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The Economic Effects of Multiple Unionism: Evidence from the 1984 Workplace Industrial Relations Survey

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Author Info

  • Stephen Machin
  • M Stewart
  • John Van Reenen

Abstract

This paper uses establishment-level data from the 1984 workplace Industrial Relations Survey to investigate the relationship between the presence of multiple recognised unions and wages, financial performance and the incidence of industrial action. Where multiple unions are present, it is found to be important to distinguish between whether they bargain separately or jointly, and the most important effects are isolated where separate bargains occur. The results suggest that plants with multi-unionism and separate bargaining arrangements pay higher wages, have lower financial performance and are more prone to strike action lasting at least one day.

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Bibliographic Info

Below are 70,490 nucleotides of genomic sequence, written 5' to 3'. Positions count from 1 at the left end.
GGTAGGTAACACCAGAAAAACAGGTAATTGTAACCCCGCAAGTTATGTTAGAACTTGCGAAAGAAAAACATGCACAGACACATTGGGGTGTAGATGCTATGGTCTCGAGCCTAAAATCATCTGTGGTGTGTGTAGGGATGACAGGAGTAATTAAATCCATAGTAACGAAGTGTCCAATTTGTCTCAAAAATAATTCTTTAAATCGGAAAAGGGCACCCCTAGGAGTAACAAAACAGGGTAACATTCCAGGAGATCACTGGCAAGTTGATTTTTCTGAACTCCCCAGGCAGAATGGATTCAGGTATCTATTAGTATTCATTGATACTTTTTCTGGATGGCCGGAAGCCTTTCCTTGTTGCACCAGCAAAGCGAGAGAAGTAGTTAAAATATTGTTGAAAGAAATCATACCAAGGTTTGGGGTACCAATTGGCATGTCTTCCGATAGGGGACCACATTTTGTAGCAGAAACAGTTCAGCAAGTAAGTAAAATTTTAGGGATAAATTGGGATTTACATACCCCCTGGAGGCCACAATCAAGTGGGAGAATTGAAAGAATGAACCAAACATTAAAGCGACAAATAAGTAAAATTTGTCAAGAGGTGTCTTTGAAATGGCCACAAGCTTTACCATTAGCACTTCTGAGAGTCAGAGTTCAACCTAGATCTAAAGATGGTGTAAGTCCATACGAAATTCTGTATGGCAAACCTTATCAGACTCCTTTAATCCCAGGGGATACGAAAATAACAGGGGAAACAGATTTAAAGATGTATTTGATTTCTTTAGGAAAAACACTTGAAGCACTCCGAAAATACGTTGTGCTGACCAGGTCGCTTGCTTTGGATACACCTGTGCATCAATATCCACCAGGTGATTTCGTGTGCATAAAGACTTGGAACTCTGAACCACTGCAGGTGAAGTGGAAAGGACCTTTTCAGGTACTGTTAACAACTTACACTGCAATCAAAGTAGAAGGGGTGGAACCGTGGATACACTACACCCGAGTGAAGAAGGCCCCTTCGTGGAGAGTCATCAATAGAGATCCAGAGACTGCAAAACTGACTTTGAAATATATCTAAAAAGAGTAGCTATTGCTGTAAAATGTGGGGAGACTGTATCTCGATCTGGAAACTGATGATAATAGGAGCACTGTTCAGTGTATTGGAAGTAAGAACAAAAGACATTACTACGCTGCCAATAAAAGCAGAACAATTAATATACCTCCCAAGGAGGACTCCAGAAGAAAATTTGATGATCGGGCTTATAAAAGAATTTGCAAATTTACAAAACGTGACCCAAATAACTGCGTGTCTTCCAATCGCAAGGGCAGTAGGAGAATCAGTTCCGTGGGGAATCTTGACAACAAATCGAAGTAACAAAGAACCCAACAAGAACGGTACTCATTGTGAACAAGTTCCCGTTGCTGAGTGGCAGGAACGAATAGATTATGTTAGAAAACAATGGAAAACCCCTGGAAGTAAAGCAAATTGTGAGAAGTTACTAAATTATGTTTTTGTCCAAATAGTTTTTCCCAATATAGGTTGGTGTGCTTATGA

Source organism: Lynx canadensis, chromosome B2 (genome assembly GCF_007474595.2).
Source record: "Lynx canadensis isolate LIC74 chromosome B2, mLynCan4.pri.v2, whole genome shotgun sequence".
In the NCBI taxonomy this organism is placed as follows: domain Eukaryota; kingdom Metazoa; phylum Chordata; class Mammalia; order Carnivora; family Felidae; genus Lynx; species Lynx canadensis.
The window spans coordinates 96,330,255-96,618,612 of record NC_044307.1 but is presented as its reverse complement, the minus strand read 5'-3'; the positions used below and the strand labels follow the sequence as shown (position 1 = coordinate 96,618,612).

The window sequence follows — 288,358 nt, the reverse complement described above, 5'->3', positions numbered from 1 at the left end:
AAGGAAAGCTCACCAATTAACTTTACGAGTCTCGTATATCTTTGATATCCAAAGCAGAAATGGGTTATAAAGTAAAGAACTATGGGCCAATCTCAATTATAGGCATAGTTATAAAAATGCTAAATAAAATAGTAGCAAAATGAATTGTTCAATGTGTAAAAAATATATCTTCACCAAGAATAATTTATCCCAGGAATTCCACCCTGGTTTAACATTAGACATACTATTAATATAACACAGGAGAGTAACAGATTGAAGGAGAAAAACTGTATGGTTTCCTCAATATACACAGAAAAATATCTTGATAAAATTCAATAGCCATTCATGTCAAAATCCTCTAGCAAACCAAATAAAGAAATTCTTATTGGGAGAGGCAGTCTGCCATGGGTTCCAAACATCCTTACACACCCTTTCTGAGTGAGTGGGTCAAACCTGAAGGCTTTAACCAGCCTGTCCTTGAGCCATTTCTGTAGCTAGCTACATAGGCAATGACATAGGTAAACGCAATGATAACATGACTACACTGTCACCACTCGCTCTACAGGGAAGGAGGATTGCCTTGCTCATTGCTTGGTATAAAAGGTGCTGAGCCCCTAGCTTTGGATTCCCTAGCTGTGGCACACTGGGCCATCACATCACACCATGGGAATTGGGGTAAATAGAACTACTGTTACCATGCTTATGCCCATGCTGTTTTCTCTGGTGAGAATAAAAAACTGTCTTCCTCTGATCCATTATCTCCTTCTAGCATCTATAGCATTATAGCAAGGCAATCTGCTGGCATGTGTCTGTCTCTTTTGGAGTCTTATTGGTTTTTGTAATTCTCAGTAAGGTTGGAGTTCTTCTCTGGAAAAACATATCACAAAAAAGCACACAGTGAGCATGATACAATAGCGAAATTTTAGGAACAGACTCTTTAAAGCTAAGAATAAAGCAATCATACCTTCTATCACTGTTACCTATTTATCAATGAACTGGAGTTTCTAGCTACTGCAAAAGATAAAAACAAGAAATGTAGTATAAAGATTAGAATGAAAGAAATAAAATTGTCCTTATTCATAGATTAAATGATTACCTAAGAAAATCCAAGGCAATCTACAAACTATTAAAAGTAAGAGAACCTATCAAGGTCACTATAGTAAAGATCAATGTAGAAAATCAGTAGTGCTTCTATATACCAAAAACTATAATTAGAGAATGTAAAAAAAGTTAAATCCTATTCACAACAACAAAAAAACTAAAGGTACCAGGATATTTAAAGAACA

Paper provided by Centre for Economic Performance, LSE in its series CEP Discussion Papers with number dp0066.

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Date of creation: Feb 1992
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Handle: RePEc:cep:cepdps:dp0066

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Web page: http://cep.lse.ac.uk/_new/publications/series.asp?prog=CEP

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Cited by:
  1. F. Green & Stephen Machin & D. Wilkinson, 1996. "Trade unions and training practices in British workplaces," LSE Research Online Documents on Economics 20684, London School of Economics and Political Science, LSE Library.
  2. N Millward, 1993. "Uses of the Workplace Industrial Relations Surveys by British Labour Economists," CEP Discussion Papers dp0145, Centre for Economic Performance, LSE.
  3. repec:dgr:uvatin:2003005 is not listed on IDEAS
  4. David Metcalf, 1993. "Transformation of British Industrial Relations? Institutions, Conduct and Outcomes 1980-1990," CEP Discussion Papers dp0151, Centre for Economic Performance, LSE.

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